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Re: [IP] Was No Subject Answering Retinopathy

Heidi, there's no question that when things start to change, it's scary. I
remember when I was first diagnosed at age 17 in 1977, there was a big
campaign on about diabetes. Of course all I got from it was that "diabetes"
was the leading cause of kidney disease, blindness, etc., etc. SCARED ME TO
DEATH. Then somewhere else along the way I understood that I'd probably have
10 good years before complications started (I literally had this horrific
picture of myself at about 30 missing digits or limbs, half blind, in a
wheel chair peeing myself.) You know that image still lurks in my emotions
even though my head knows it is not a given that just because I'm diabetic I
will get all the complications. Thank God the reality for me has been on a
MUCH MUCH smaller scale. To my point....I had laser surgery in my right eye
a couple years back. The surgery did not hurt at all but I hated it. The
bright light really bothered me. I was due to have my left eye done once my
right healed (within 3-6 months). A miracle happened, my left eye started to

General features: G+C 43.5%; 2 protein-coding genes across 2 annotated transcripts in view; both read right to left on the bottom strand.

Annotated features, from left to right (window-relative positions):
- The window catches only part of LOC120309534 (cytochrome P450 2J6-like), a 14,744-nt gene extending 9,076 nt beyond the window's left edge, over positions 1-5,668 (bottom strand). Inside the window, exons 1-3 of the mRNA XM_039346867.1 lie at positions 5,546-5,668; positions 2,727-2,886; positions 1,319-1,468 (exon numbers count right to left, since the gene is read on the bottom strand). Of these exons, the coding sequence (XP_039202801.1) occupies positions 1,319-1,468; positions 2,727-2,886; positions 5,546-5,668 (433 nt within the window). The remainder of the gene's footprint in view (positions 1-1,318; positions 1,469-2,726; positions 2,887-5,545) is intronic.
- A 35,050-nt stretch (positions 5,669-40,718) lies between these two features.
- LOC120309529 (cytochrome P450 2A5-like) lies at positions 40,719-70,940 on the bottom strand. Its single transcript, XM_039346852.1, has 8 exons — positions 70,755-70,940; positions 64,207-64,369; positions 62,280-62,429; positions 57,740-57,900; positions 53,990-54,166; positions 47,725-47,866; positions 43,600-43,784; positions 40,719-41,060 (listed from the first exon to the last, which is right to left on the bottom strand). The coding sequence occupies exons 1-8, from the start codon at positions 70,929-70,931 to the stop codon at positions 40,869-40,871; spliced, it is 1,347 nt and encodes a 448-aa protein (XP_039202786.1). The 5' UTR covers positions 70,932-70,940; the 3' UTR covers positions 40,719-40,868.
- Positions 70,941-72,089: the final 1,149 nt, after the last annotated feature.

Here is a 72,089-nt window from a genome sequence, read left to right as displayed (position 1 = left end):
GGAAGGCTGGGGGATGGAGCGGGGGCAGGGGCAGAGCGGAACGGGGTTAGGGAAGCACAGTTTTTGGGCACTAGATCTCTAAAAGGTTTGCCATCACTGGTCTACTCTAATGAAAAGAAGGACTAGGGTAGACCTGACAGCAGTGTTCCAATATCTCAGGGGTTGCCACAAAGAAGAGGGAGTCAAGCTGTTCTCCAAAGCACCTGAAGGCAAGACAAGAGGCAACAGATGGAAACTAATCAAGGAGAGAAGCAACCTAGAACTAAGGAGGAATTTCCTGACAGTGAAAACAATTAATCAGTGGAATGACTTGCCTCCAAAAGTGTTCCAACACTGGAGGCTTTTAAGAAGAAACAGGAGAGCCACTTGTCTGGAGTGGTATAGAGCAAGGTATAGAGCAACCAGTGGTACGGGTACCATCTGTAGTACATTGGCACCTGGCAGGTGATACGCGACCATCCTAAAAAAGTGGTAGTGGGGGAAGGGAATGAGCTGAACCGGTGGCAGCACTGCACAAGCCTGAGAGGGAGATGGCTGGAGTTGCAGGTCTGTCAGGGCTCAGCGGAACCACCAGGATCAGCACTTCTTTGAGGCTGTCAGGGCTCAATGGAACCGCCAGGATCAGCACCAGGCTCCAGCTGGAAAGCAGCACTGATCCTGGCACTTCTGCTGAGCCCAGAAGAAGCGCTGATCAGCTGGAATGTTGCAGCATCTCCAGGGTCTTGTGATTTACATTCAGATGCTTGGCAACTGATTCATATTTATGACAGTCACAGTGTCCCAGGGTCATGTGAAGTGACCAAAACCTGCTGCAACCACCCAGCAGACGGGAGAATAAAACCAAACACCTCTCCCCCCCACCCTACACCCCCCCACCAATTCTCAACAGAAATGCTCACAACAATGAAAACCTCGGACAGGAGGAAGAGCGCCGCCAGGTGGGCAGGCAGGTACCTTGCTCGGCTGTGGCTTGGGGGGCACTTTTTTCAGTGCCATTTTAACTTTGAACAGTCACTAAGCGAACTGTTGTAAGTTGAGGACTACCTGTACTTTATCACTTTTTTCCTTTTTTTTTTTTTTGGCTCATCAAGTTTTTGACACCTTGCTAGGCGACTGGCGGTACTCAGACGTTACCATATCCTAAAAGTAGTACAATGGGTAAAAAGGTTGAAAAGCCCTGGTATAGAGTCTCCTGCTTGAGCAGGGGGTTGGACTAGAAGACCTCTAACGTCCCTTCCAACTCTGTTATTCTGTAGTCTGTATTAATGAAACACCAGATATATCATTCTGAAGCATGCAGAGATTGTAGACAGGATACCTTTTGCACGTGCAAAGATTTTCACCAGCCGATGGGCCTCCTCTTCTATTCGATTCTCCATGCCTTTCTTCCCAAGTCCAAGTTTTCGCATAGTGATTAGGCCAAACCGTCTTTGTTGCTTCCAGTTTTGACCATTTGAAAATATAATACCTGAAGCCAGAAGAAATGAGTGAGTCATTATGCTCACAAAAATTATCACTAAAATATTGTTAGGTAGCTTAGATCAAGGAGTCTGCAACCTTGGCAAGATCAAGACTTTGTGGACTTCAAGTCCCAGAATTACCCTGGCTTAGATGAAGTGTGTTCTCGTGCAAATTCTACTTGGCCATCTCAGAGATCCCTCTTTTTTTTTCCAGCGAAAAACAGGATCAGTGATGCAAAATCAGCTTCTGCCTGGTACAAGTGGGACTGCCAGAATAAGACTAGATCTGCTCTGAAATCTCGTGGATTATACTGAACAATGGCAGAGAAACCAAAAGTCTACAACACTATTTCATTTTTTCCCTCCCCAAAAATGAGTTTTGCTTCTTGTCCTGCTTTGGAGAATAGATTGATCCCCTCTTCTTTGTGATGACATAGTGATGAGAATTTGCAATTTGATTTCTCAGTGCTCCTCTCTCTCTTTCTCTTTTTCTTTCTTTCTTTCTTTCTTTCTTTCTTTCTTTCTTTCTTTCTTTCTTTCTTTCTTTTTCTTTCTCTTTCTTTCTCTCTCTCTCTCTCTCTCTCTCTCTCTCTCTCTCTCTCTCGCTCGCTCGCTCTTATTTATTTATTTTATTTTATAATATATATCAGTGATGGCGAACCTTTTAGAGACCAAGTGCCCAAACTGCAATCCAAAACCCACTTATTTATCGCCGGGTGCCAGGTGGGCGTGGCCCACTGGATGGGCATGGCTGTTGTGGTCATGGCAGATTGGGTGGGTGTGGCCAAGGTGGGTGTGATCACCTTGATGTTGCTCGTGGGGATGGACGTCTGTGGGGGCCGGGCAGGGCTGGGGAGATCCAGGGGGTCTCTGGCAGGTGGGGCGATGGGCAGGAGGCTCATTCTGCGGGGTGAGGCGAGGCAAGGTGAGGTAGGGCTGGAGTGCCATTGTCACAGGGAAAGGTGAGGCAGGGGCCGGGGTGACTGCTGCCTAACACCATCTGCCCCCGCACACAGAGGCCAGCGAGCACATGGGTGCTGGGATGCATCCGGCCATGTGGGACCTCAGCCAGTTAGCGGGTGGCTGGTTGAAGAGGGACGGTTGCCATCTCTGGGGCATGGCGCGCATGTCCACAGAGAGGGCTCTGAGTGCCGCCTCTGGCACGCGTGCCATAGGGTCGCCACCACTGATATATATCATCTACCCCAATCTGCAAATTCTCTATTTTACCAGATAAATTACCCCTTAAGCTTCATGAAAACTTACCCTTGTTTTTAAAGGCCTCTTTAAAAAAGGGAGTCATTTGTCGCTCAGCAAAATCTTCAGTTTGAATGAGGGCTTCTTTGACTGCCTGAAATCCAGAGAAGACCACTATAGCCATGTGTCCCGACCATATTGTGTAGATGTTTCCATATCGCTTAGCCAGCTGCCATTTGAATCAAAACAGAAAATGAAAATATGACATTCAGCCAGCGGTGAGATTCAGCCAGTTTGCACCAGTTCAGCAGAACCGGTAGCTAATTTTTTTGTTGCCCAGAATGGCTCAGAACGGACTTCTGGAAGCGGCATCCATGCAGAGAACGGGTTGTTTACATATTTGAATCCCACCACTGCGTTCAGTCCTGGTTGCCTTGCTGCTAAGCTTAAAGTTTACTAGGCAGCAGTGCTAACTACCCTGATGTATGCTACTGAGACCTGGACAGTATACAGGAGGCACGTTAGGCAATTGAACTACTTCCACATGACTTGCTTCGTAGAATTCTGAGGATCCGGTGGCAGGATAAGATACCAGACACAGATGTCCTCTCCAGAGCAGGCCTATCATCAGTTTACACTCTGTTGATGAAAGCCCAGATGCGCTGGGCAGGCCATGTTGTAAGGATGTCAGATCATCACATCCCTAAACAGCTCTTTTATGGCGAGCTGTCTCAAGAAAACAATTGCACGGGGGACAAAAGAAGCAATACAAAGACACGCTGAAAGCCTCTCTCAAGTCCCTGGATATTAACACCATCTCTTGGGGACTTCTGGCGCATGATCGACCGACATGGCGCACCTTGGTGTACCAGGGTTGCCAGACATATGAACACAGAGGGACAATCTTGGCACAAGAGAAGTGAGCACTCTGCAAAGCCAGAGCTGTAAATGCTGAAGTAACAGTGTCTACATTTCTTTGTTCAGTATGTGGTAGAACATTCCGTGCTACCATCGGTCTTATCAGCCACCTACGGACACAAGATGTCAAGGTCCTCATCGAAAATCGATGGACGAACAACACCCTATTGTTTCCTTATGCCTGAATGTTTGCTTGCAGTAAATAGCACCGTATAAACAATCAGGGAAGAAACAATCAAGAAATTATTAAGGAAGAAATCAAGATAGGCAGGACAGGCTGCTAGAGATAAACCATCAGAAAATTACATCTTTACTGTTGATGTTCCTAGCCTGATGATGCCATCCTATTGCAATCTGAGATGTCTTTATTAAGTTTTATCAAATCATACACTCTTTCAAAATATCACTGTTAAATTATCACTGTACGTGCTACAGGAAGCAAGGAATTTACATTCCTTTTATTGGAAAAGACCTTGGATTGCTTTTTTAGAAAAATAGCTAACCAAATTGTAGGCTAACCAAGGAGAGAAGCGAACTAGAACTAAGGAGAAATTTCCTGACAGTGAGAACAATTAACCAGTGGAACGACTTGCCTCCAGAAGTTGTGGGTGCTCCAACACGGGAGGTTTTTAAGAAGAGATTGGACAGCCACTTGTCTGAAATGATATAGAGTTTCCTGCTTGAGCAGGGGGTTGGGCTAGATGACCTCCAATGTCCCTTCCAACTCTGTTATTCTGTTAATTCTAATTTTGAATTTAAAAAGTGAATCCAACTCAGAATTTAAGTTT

improve right along with my right's healing. It's to the point now where any
eye doc would know I had retinopathy but it's just in the background--no
swelling or leaking!!!! (I've gone from being checked 4 times a year to 2
times.) The way I understand retinopothy is that it is damage to blood
vessels in the retina which leaks blood, fluid and fat into the eye. I have
background (or non proliferative). Proliferative retinopathy is a worse
situation and I think that has to do with extra blood vessels growing out of

I imagine that having your Dad pass away at such a young age and his being
diabetic is extremely ROUGH to deal with.  Luckily the medical
profession/knowledge has come such a long, long way and with the pump our
chances of a more normal life with less complications are SO MUCH GREATER
than ever before. Hang in there and make sure you accept and use the support
your family, friends AND THIS LIST give you.

pumping since 12/98

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